Well, later several other physicists, thirty-three to be exact, including Stephen Hawking and Alan Guth (who, by the way is the pioneer of the inflation theory) wrote a letter stating their opposition to the evidence in the article, and reaffirming their belief that the universe started with one and only one big bang. Their evidence is that the universe is not only expanding, but is expanding at an ever increasing rate, and either already has or soon will reach a “point of no return” where it can only continue to expand, and never will contract. Too much dark energy pushing the matter in the universe apart. It’ll go on forever.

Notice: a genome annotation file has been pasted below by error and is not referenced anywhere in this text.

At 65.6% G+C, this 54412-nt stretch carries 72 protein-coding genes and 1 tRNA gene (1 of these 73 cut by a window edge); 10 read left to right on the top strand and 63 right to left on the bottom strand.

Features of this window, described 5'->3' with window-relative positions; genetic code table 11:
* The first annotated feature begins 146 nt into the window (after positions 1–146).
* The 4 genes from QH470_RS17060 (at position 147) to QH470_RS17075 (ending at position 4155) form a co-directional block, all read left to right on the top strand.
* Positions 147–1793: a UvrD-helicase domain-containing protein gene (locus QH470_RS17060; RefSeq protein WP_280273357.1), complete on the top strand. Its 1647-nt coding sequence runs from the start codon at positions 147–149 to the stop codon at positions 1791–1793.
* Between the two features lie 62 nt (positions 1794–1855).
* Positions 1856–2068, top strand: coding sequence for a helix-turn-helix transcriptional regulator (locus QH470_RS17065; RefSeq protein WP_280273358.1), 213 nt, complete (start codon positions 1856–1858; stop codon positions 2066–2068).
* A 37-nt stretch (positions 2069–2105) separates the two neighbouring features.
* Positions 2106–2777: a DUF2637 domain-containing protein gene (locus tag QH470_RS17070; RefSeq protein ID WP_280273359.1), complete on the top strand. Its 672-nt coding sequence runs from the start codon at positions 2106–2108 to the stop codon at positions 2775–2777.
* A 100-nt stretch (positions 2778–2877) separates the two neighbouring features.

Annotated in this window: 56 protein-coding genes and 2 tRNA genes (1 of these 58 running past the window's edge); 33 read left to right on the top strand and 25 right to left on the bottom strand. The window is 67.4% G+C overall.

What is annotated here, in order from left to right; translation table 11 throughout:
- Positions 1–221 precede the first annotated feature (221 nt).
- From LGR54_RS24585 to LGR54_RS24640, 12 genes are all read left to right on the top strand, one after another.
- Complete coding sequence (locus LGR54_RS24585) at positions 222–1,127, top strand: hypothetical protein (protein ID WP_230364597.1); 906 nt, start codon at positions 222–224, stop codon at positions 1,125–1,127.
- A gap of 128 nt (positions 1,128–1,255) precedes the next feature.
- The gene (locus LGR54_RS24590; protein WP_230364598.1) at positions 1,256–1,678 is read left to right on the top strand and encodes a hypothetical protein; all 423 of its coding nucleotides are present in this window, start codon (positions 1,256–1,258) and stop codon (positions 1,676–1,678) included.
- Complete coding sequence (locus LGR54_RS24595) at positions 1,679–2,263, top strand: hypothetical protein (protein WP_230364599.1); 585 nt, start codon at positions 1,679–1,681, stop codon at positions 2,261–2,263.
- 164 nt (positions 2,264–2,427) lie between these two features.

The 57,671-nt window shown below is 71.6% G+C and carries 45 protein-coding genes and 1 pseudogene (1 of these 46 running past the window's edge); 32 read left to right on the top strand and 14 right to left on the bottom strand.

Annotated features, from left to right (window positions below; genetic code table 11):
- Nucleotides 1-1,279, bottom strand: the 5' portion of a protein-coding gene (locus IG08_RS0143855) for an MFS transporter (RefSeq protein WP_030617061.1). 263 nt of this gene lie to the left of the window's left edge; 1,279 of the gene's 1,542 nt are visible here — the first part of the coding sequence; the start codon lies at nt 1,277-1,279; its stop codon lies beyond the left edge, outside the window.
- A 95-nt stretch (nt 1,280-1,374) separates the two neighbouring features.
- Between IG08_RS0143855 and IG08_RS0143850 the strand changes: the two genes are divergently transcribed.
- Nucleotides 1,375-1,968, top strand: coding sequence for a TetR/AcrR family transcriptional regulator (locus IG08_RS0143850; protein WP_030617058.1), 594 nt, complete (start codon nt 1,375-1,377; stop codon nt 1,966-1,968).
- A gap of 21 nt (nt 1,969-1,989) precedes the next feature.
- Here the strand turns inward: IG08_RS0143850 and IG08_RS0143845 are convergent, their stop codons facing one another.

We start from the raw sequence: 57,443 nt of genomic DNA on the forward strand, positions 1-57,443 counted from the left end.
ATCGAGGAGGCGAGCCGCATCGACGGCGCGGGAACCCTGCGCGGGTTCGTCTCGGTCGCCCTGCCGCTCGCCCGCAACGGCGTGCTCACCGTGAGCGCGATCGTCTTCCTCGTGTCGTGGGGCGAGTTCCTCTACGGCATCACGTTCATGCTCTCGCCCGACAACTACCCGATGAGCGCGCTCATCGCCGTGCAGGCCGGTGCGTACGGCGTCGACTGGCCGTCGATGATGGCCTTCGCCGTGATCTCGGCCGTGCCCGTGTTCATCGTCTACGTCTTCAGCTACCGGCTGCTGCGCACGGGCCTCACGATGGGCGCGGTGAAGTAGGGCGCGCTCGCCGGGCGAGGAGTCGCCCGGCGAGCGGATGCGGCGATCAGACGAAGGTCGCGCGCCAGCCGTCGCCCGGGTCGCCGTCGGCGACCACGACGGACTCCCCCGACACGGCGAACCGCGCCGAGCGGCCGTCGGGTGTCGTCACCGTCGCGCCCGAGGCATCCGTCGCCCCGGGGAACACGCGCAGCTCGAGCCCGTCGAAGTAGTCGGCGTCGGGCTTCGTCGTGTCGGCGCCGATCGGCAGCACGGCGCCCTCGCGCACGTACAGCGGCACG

Two competing theories. I emphasize that the Scientific American article did not state that the authors thought the Big Bang theory was wrong, just that they thought it did not explain everything, and a rebounding universe was a possibility. Okay, so much for that.